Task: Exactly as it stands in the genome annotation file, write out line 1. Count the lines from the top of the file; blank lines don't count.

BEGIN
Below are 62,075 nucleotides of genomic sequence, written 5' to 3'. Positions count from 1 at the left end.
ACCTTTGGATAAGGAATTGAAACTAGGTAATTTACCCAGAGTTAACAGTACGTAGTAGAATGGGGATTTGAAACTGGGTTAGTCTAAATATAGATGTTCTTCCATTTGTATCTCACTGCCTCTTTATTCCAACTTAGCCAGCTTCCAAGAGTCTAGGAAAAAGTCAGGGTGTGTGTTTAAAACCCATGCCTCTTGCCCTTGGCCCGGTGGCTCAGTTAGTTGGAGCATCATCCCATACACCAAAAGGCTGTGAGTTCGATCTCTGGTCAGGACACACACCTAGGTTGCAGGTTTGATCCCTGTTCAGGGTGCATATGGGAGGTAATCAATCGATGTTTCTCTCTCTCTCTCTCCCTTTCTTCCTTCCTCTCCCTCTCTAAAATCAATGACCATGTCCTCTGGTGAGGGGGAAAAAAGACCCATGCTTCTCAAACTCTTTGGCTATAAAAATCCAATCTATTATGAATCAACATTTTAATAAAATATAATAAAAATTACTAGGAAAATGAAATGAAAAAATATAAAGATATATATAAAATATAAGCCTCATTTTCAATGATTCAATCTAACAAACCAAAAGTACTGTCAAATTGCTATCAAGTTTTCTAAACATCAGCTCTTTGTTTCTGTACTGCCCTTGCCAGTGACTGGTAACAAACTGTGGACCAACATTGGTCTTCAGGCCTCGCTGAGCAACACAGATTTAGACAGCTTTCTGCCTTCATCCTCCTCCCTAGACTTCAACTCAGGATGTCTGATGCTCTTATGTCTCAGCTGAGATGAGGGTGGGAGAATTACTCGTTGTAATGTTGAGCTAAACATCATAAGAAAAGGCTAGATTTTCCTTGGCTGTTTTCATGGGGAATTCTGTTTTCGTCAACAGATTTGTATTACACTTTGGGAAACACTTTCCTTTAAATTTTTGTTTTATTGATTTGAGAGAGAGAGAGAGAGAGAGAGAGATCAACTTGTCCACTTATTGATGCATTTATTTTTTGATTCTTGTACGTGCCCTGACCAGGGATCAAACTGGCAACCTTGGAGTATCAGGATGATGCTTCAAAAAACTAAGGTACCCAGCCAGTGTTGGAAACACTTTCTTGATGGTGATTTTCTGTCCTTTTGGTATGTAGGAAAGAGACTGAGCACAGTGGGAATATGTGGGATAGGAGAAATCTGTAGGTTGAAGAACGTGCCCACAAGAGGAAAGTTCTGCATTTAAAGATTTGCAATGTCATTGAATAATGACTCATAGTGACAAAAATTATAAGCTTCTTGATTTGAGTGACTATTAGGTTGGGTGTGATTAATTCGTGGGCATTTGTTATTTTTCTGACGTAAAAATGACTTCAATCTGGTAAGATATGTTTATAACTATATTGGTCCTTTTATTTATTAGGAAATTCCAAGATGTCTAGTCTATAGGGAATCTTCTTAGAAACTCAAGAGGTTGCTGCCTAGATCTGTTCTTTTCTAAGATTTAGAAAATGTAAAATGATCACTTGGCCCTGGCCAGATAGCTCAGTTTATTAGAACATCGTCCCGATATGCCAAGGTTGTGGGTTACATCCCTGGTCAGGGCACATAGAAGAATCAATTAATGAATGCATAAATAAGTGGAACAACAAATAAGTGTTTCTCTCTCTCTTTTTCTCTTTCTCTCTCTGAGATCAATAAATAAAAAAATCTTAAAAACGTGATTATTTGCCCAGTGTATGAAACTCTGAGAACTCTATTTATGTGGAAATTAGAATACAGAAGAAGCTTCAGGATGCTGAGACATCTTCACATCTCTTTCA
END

Below are 62,075 nucleotides of genomic sequence, written 5' to 3'. Positions count from 1 at the left end.